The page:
Note: The reconstructed 8' and 4' schedules shown above are meant to be used for historical comparisons and also, quite obviously, for stringing the instrument at the historically-likely A=400 Hz, with the few changes needed to allow for modern wire sizes. Needless to say, for the present pitch of this instrument in Edinburgh at A=415, a different schedule should be calculated, whereby some strings need a smaller size to avoid excessive pulls.

Literature Cited

This is not an exhaustive bibliography, but simply the list of works cited in this study.

Bakeman, Kenneth. "Stringing Techniques of Harpsichord Builders" in The Galpin Society Journal, Number XXVII, pp.95-112, May 1974.

Boalch, Donald H. Makers of the Harpsichord and Clavichord 1440-1840. 2nd Edition. Clarendon Press, Oxford (UK) 1974.

Boalch, Donald H. Makers of the Harpsichord and Clavichord 1440-1840. 3rd Edition. ed. Charles Mould. Oxford Univ. Press, Oxford (UK) 1995.

Bonza, Augusto. Musei e gallerie di Milano - Museo degli strumenti musicali - Catalogo - Strumenti a Tastiera. Electa, Milan 1997.

Brauchli, Bernard. "The 1782 Taskin Harpsichord, Colares, Portugal" in The Galpin Society Journal, Number LIII, pp.25-50, April 2000.

Corrette, Michel. Le Maitre du Clavecin pour l'Accompagnement, Méthode Theorique et Pratique. Paris 1753.

Di Veroli, Claudio. Unequal Temperaments: Theory, History and Practice (Scales, Tuning and Intonation in Musical Performance). 2nd revised edition, Bray Baroque, Bray, Ireland 2009. http://temper.braybaroque.ie/

Di Veroli, Claudio. Playing the Baroque Harpsichord: Essays on the Instrument, Interpretation and Performance, with relevant topics for the Clavichord and Organ. Bray Baroque, Bray (Ireland) 2010. http://play.braybaroque.ie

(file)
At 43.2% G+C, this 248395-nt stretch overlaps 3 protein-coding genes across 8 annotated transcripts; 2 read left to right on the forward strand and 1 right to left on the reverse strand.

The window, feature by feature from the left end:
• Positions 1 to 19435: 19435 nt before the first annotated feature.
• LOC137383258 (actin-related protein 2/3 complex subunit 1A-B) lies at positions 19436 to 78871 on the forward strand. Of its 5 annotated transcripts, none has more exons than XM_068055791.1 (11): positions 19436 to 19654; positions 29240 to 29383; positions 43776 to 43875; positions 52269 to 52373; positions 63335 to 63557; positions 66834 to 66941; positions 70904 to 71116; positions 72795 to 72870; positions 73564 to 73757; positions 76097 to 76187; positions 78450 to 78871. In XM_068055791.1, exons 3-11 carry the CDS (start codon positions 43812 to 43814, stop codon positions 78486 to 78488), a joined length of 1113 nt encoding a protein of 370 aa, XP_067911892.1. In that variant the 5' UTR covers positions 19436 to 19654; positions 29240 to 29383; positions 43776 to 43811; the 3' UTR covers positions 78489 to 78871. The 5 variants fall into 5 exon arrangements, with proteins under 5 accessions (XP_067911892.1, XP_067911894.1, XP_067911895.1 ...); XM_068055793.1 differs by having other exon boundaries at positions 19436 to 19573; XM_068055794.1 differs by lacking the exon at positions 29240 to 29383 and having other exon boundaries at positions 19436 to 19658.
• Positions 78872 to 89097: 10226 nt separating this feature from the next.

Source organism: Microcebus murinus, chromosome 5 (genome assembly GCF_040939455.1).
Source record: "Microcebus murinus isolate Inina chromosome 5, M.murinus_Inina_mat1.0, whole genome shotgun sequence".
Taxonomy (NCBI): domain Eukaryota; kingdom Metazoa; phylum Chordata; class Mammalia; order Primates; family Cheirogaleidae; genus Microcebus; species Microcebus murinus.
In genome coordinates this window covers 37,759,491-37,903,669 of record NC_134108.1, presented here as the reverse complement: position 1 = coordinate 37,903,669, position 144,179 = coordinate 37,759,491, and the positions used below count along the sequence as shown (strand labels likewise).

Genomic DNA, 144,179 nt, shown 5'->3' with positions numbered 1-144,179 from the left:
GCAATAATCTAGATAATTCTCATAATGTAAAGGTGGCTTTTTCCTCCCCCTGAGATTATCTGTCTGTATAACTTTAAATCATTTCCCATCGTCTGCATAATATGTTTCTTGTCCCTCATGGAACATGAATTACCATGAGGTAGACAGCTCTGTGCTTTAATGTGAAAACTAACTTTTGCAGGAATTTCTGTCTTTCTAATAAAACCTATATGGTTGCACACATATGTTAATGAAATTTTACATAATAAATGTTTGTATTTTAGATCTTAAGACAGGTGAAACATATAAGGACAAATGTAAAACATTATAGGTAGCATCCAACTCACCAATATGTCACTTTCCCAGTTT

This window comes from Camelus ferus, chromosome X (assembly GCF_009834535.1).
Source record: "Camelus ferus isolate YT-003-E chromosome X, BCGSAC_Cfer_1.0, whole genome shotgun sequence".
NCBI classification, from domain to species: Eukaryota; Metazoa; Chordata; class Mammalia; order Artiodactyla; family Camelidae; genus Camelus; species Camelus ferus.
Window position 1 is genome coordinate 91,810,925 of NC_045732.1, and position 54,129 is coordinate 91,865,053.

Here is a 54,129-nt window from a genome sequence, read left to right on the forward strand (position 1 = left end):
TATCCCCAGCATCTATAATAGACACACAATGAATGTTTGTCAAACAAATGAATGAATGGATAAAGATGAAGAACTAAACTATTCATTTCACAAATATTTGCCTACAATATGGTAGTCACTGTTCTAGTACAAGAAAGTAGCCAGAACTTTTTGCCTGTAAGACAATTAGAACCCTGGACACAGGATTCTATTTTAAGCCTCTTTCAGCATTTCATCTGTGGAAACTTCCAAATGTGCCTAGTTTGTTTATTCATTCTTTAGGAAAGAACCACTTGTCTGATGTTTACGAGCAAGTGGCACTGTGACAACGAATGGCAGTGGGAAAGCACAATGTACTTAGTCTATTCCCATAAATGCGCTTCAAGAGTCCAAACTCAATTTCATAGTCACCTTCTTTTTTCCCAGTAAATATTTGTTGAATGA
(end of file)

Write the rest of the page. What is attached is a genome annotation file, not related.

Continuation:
Donahue, Thomas. "A Method of Designing a Harpsichord String Plan" in Music and Its Questions: Essays in Honor of Peter Williams (ed. Thomas Donahue). OHS Press, Richmond VA (USA) 2007.

Donahue, Thomas. "Evaluating Historical Stringing Information" in Early Keyboard Journal Vol. 25/26 pp. 125-151. USA 2008.

Ellis, Alexander. Appendix XX, Sections H: "The History of Musical Pitch in Europe", contributed to Ellis's English translation of Helmholtz's On the Sensations of Tone (see Helmholtz 1862/1885).

Hubbard, Frank. Three Centuries of Harpsichord Making. Harvard University Press, Cambridge, Massachusetts (USA) 1965.

Irvin, Paul Y. "Historical Keyboard Instruments-the Vocal Ideal, and other Historical Questions" in Sounding Board No.3 Nov. 2010. British Harpsichord Society 2010. WWW. http://www.harpsichord.org.uk/soundingboard.php (quoted as "2010a")

Irvin, Paul Y. "Understanding Musical Wire" in Clavichord International. Bennebroek (Netherlands) 2010. (quoted as "2010b")

Helmholtz, Hermann L.F. Lehre von den Tonempfindungen… Heidelberg 1862. English edition: On the Sensations of Tone, Longmans, London 1885. (see Ellis)

Koster, John. Keyboard Musical Instruments in the Museum of Fine Arts, Boston. Museum of Fine Arts, Boston 1994.

Louchet, Jean. The Keyboard Stringing Guide. Châtillon (France), 2009.

O'Brien, Grant. "Some principles of eighteenth-century harpsichord stringing and their application" in The Organ Yearbook, 12 (1981) 160-76.

O'Brien, Grant. Information on stringing for the following entries: 4329-Jean Goermans/Pascal Taskin, Paris 1764-83 and 4315-Pascal Taskin, Paris 1769 (both from the Russell Collection). Edinburgh 2000. http://www.music.ed.ac.uk/euchmi/ucki.html

O'Brien, Grant. "Criteria for the Determination of Original Stringing … 1785 Longman and Broderip Harpsichord" in Aspects of Harpsichord Making in the British Isles (John Koster ed.). Pendragon, New York 2010.

Raymond Russell. The Harpsichord and Clavichord. Faber and Faber, London 1959, 2nd. Ed. rev. 1973.

Raymond Russell. Victoria and Albert Museum - Catalogue of Musical Instruments - Volume I: Keyboard Instruments. Her Majesty's Stationery Office, London 1968.

Victoria & Albert Museum. Harpsichord, Pascal-Joseph Taskin (I) and Charles Fleury (restorers), Paris, France, 1786 and 1856. London, undated webpage. http://www.vam.ac.uk/collections/furniture/furniture_features/musical_instruments/objects/object.php?action=next&id=44

Wraight, Denzil. "Principles and Practice in Stringing Italian Keyboard Instruments" in Early Keyboard Journal, Vol. 18, pp.175-238. Chapel Hill, NC (USA) 2000.